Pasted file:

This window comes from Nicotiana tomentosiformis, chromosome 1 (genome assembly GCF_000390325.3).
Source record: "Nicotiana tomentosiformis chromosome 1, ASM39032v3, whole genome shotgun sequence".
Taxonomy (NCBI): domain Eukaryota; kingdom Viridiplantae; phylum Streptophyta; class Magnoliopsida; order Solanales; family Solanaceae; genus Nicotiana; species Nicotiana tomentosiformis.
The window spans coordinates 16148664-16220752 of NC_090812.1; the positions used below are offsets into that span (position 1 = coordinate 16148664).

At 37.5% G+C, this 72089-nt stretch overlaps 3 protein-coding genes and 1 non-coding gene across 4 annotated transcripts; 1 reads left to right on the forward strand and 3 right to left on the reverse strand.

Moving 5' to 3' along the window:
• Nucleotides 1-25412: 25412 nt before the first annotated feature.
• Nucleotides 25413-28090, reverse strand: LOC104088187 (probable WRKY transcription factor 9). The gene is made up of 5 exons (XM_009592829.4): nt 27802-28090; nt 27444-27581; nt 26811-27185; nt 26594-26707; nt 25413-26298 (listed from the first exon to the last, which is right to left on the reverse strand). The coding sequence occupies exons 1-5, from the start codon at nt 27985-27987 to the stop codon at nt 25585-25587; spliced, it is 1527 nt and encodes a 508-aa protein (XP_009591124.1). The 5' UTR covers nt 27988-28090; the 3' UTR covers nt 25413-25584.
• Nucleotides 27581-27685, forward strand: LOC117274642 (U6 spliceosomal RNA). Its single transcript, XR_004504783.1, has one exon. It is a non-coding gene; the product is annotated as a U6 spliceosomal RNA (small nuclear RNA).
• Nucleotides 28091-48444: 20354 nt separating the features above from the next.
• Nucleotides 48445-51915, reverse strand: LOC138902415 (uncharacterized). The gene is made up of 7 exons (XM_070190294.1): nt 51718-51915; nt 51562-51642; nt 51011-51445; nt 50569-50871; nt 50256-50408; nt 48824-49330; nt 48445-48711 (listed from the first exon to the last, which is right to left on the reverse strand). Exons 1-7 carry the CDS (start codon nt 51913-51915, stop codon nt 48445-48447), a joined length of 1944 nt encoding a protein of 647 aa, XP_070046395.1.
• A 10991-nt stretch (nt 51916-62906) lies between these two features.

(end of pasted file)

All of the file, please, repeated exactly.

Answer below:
This window comes from Nicotiana tomentosiformis, chromosome 1 (genome assembly GCF_000390325.3).
Source record: "Nicotiana tomentosiformis chromosome 1, ASM39032v3, whole genome shotgun sequence".
Taxonomy (NCBI): domain Eukaryota; kingdom Viridiplantae; phylum Streptophyta; class Magnoliopsida; order Solanales; family Solanaceae; genus Nicotiana; species Nicotiana tomentosiformis.
The window spans coordinates 16148664-16220752 of NC_090812.1; the positions used below are offsets into that span (position 1 = coordinate 16148664).

At 37.5% G+C, this 72089-nt stretch overlaps 3 protein-coding genes and 1 non-coding gene across 4 annotated transcripts; 1 reads left to right on the forward strand and 3 right to left on the reverse strand.

Moving 5' to 3' along the window:
• Nucleotides 1-25412: 25412 nt before the first annotated feature.
• Nucleotides 25413-28090, reverse strand: LOC104088187 (probable WRKY transcription factor 9). The gene is made up of 5 exons (XM_009592829.4): nt 27802-28090; nt 27444-27581; nt 26811-27185; nt 26594-26707; nt 25413-26298 (listed from the first exon to the last, which is right to left on the reverse strand). The coding sequence occupies exons 1-5, from the start codon at nt 27985-27987 to the stop codon at nt 25585-25587; spliced, it is 1527 nt and encodes a 508-aa protein (XP_009591124.1). The 5' UTR covers nt 27988-28090; the 3' UTR covers nt 25413-25584.
• Nucleotides 27581-27685, forward strand: LOC117274642 (U6 spliceosomal RNA). Its single transcript, XR_004504783.1, has one exon. It is a non-coding gene; the product is annotated as a U6 spliceosomal RNA (small nuclear RNA).
• Nucleotides 28091-48444: 20354 nt separating the features above from the next.
• Nucleotides 48445-51915, reverse strand: LOC138902415 (uncharacterized). The gene is made up of 7 exons (XM_070190294.1): nt 51718-51915; nt 51562-51642; nt 51011-51445; nt 50569-50871; nt 50256-50408; nt 48824-49330; nt 48445-48711 (listed from the first exon to the last, which is right to left on the reverse strand). Exons 1-7 carry the CDS (start codon nt 51913-51915, stop codon nt 48445-48447), a joined length of 1944 nt encoding a protein of 647 aa, XP_070046395.1.
• A 10991-nt stretch (nt 51916-62906) lies between these two features.